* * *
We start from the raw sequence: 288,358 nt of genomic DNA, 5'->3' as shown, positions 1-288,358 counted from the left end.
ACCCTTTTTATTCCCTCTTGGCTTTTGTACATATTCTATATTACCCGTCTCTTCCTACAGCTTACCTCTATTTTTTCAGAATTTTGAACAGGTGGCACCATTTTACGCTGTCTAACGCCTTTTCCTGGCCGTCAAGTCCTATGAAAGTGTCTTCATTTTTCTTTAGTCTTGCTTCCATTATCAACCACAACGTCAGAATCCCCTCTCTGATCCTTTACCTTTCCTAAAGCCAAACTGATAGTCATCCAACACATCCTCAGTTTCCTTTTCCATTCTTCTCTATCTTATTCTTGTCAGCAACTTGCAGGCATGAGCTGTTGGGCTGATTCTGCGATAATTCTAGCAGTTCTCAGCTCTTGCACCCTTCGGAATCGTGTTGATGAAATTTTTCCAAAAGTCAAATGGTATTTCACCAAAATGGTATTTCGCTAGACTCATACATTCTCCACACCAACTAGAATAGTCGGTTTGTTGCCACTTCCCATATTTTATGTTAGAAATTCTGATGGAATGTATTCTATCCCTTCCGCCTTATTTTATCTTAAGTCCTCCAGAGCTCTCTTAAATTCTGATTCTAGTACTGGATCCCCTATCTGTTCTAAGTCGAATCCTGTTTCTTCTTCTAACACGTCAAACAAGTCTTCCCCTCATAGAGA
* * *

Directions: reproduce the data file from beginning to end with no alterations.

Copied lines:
We start from the raw sequence: 288,358 nt of genomic DNA, 5'->3' as shown, positions 1-288,358 counted from the left end.
ACCCTTTTTATTCCCTCTTGGCTTTTGTACATATTCTATATTACCCGTCTCTTCCTACAGCTTACCTCTATTTTTTCAGAATTTTGAACAGGTGGCACCATTTTACGCTGTCTAACGCCTTTTCCTGGCCGTCAAGTCCTATGAAAGTGTCTTCATTTTTCTTTAGTCTTGCTTCCATTATCAACCACAACGTCAGAATCCCCTCTCTGATCCTTTACCTTTCCTAAAGCCAAACTGATAGTCATCCAACACATCCTCAGTTTCCTTTTCCATTCTTCTCTATCTTATTCTTGTCAGCAACTTGCAGGCATGAGCTGTTGGGCTGATTCTGCGATAATTCTAGCAGTTCTCAGCTCTTGCACCCTTCGGAATCGTGTTGATGAAATTTTTCCAAAAGTCAAATGGTATTTCACCAAAATGGTATTTCGCTAGACTCATACATTCTCCACACCAACTAGAATAGTCGGTTTGTTGCCACTTCCCATATTTTATGTTAGAAATTCTGATGGAATGTATTCTATCCCTTCCGCCTTATTTTATCTTAAGTCCTCCAGAGCTCTCTTAAATTCTGATTCTAGTACTGGATCCCCTATCTGTTCTAAGTCGAATCCTGTTTCTTCTTCTAACACGTCAAACAAGTCTTCCCCTCATAGAGA